- How to Kill Crabgrass in Centipede Lawns
- Removing Crabgrass From a Zoysia Lawn
- Homemade Crabgrass Killer
- How to Treat Crabgrass
- How to Kill Crabgrass in Flower Beds
- How to Kill Crabgrass in July
- The Best Time in Wisconsin for Crabgrass Preventer
- How to Kill Crabgrass and Reseed
- When to Apply Crabgrass Preventer in Texas?
- When to Apply Scott's Crabgrass Preventer?
- How to Control Texas Crabgrass
- How to Kill Post-Emergent Crabgrass
Crabgrass is an annual warm season grassy weed and once it takes root in your lawn, it can be difficult to kill. Use a pre-emergent herbicide in the late winter or very early spring to keep crabgrass from sprouting in your lawn. During the summer and after the crabgrass has rooted in your lawn, you can kill it by spraying the affected areas with a weed killer specifically formulated to not damage your lawn.
Mow your centipede grass lawn seven days before treating your lawn for crabgrass.
Choose a selective herbicide that has sethoxydim as its active ingredient. Sethoxydim is safe for centipede grass lawns and selectively kills crabgrass. Mix the herbicide with water in a sprayer following the manufacturer's directions.
Spray your centipede grass lawn with the herbicide when the wind blows less than 10 mph. Allow the herbicide to remain on the grass for one hour before watering. Wait seven additional days before mowing your lawn.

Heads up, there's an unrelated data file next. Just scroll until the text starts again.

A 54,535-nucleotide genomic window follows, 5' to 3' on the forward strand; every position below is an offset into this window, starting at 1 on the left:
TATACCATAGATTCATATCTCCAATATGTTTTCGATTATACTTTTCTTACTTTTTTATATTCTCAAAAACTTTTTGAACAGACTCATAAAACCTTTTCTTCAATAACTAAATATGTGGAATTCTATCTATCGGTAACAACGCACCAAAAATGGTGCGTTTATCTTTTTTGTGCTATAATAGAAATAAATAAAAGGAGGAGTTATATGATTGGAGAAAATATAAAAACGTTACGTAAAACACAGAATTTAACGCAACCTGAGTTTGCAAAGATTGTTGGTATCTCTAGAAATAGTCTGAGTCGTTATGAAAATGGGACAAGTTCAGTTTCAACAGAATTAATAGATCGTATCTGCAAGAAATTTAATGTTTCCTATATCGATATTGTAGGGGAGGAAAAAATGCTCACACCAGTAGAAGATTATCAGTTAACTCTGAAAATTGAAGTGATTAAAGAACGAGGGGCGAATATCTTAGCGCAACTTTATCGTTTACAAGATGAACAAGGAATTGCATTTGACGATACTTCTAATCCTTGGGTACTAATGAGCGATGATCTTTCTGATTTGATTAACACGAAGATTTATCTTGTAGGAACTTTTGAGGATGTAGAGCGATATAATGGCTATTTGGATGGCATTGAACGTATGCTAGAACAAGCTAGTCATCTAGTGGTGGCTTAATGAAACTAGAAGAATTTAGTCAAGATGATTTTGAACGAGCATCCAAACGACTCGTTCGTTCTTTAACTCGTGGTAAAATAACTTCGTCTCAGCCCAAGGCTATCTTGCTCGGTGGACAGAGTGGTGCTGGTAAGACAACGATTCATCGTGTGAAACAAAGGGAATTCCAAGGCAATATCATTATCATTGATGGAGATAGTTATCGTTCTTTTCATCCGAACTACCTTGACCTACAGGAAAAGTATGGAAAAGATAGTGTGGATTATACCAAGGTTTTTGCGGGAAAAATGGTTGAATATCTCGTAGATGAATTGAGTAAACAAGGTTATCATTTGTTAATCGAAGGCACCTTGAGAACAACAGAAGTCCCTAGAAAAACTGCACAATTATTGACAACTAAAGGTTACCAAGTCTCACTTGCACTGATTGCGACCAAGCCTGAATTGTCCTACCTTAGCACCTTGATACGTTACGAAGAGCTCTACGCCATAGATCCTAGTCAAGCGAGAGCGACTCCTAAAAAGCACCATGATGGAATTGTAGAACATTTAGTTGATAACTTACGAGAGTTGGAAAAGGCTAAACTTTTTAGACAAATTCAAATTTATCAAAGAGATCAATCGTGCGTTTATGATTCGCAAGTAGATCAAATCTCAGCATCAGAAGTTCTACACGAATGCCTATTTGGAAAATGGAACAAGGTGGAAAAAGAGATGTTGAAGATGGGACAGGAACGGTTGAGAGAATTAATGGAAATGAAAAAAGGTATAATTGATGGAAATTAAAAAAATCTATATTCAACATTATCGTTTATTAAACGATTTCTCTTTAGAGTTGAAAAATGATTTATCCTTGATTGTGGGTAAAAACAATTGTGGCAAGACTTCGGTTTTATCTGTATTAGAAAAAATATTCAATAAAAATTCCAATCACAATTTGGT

Use a handheld spade to remove the crabgrass manually. This is ideal for small bunches of crabgrass. Slide the spade under the crabgrass bunch and pull it upward.
Treat your lawn with herbicides for widespread crabgrass removal. Start with a pre-emergent herbicide applied in February before the crabgrass seeds germinate. Chemicals include oryzalin, bensulide and trifluralin. Administer onto your lawn according to the herbicide's label, since toxicity varies by product. These chemicals kill the dormant crabgrass seeds and break the weed's life cycle.
Follow with a post-emergent selective herbicide such as clethodim and fluazifop. This kills any crabgrass plants in your lawn that have already germinated without harming your zoysia.
Maintain your zoysia lawn to prevent a return of the weed. Mow the lawn at the maximum allowable height of 1 inch to help crowd out any other plants. Fertilize the lawn during the summer months of May through August with a standard lawn fertilizer to boost the lawn's vigor and further reduce the chance of crabgrass invasions. Zoysia is a warm season grass and fertilizing at any other time is detrimental--